On Frevo Day, maestro Spok praises the music genre and says Carnival is what keeps it alive

The musician was responsible for bringing Frevo closer to Jazz and renewing the genre born in Pernambuco

Translated by: Ana Paula Rocha

Brasil de Fato | Recife (Pernambuco state) |
Spok believes that music, particularly Frevo, is a toll for social change - Reprodução/Site Maestro Spok

The 15 days leading up to the official beginning of Carnival are endless for Maestro Spok, an instrumentalist and arranger who heads the Spok Frevo Orchestra. He leads the party at various balls and Carnival previews, welcoming local and national names from the popular music scene.

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On stage, the musician's work requires physical vigor similar to that of an athlete. He leads the orchestra, plays the saxophone, sings, interacts with other artists, dances the classic frevo steps and still has the energy to embrace the audience. It all happens during performances that last two and a half hours.

He talked to Brasil de Fato after the Municipal Ball for the Elderly, an initiative of Recife City Hall, which took place last Tuesday (07).

At the party, Spok's orchestra performed a repertoire that included classic Pernambuco frevo songs and compositions by Moraes Moreira, Caetano and other icons of Brazilian popular music.

A new outfit for Frevo

Frevo is celebrated on two days: February 9 and September 14. On February 9, 1907, the Recife newspaper O Pequeno wrote the word "Frevo" for the first time. For many researchers, the day became a milestone for this music genre.

In 2007, Frevo became an Intangible Heritage of Brazilian Culture and, in 2012, Unesco’s Intangible Heritage of Humanity.

Spok is responsible for an important moment in Frevo, adding a new musical style to the genre that is genuinely from Pernambuco, influenced by jazz and other rhythms. He has already recorded three albums (Passo de Anjo, Ninho de Vespa and Frevo Sanfonado) in over three decades of career.

He has worked with frevo icons such as José Menezes, Guedes Peixoto, Nunes, Clóvis Pereira, Duda, Edson Rodrigues and Ademir Araújo, and has featured in shows with well-known MPB artists such as Gilberto Gil, Lenine, Elba Ramalho and Alceu Valença.

The maestro is enthusiastic about instrumental music and believes it should be taught to children from an early age at school. He argues that teaching Frevo and other music genres can be an important tool for social change.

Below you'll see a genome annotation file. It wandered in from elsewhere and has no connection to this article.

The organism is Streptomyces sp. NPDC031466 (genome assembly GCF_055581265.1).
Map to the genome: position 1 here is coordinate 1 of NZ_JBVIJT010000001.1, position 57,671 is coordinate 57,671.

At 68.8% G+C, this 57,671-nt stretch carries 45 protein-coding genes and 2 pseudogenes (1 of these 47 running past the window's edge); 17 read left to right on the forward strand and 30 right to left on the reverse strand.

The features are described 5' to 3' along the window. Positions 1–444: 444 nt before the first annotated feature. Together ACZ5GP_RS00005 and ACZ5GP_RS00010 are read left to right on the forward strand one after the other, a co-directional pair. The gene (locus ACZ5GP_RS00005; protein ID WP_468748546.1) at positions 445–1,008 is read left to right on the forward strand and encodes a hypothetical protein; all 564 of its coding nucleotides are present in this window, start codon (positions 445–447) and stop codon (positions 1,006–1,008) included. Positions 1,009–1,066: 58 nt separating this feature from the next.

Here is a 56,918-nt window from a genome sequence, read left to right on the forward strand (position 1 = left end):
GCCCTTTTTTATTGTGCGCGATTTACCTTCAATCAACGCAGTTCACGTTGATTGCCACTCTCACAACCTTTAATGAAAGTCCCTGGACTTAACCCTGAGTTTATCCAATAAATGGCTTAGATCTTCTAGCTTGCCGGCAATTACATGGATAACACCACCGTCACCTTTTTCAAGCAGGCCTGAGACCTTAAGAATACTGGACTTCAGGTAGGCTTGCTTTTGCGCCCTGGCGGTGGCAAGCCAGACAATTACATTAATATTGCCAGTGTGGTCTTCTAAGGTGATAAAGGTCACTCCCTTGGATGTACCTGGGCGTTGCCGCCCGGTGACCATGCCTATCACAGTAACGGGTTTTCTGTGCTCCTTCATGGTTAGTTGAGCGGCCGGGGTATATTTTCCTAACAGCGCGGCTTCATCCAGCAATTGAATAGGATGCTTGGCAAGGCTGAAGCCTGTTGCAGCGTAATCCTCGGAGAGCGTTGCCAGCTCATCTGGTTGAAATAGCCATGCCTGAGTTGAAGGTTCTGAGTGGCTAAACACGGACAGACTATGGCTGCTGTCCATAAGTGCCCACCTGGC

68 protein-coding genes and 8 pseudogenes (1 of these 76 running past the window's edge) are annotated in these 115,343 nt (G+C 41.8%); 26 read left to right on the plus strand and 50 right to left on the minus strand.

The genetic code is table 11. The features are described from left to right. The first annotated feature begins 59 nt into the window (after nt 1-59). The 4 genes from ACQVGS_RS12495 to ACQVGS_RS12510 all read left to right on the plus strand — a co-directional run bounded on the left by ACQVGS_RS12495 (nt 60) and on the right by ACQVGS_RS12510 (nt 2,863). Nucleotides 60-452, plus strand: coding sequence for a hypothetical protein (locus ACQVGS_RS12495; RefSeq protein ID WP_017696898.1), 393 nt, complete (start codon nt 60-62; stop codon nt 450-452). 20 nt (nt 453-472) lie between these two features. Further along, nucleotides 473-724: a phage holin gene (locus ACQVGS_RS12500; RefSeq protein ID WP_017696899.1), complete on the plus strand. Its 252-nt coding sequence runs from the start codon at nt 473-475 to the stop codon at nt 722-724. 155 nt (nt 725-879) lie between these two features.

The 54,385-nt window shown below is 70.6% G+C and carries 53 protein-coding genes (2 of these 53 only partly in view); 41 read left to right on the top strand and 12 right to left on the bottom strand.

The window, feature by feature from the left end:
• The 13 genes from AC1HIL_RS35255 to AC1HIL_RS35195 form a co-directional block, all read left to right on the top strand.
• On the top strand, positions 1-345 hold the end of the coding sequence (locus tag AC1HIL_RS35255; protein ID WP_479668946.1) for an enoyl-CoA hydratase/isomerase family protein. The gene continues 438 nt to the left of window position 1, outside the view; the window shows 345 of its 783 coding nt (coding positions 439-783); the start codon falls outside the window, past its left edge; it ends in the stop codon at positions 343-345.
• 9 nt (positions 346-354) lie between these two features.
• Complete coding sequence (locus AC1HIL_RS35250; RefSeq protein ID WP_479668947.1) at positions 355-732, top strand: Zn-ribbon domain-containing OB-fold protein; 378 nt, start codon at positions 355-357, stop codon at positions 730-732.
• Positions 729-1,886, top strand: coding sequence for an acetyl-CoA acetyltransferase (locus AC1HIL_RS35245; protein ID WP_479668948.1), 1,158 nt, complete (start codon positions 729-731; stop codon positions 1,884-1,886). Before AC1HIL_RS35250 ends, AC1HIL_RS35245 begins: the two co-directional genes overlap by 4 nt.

"In my life, Frevo had crucial importance in reducing difficulties, so that my dreams could become true. Everything becomes less difficult [with Frevo]," the musician explained. "I have a dream that, one day, Frevo will become a systematic school subject. This has already been done by many friends of mine who work with popular culture, but it urgently needs to be in the school system."

Spok is the founder of the Passo de Anjo Institute, an organization that provides artistic training for children and teenagers in the town of Abreu e Lima, in the Metropolitan Region of Recife.

First influences

Inaldo Cavalcante de Albuquerque, the now-renowned Maestro Spok, was born in Igarassu in 1970. He began studying music at 13 and says that, at home, he was already breathing in the atmosphere of Carnival.

"My parents were great revelers. My house has always been very festive. There was always a lot of confetti, water guns."

“Vassourinhas", a Frevo song written in 1909 by Joana Batista Ramos and Matias Rocha, was the one that sparked the teenager's interest in music. He also remembers the constant presence of the big names of Frevo in Pernambuco.

"The records of Nelson Ferreira, Levino Ferreira, Claudionor Germano and Expedito Baracho were always playing in my house. We also listened to a lot of Luiz Gonzaga and many repentistas [Brazilian Northeastern singer-poets who improvise verses while playing the guitar].”

In 2015, Spok was one of the honorees of the Recife Carnival/ Maestro Spok's website

The Frevo accent comes from Pernambuco

For Spok, playing Frevo is like speaking a language. According to him, those born in the Pernambuco state find it easier to grasp the technique and perform with the energy that the rhythm demands.

"Frevo comes from a specific place. It's no different from tango, which Argentinians know, or flamenco music, which Spanish people know. Every music genre has its own complexity, and that applies to Frevo," said the maestro.

"Any musician who plays their instrument well can play Frevo. However, maybe he or she won't be able to thrill the audience because playing it is different. To play [Frevo], you have to know the place [where you are playing], you have to know people's behavior," he says, emphasizing that playing Frevo requires more than technique: you have to have sensitivity, social experience and involvement with Pernambuco's general culture.

Despite this, Spok believes that the genre, which talks so much about nostalgia and resistance in order to stay alive, is renewing itself and finding good voices, opening up new technical possibilities and breaking boundaries within the genre itself.

"If the Spok Frevo Orchestra's work is considered one that opens doors and windows to possibilities, the new generation is opening everything up for good. It's ‘taking the roof off’ for possibilities, fusions and non-prohibitions. Everything is free now. And it's good that there is this generation that makes sure that Frevo is in beautiful, safe and responsible hands."

Edited by: Matheus Alves de Almeida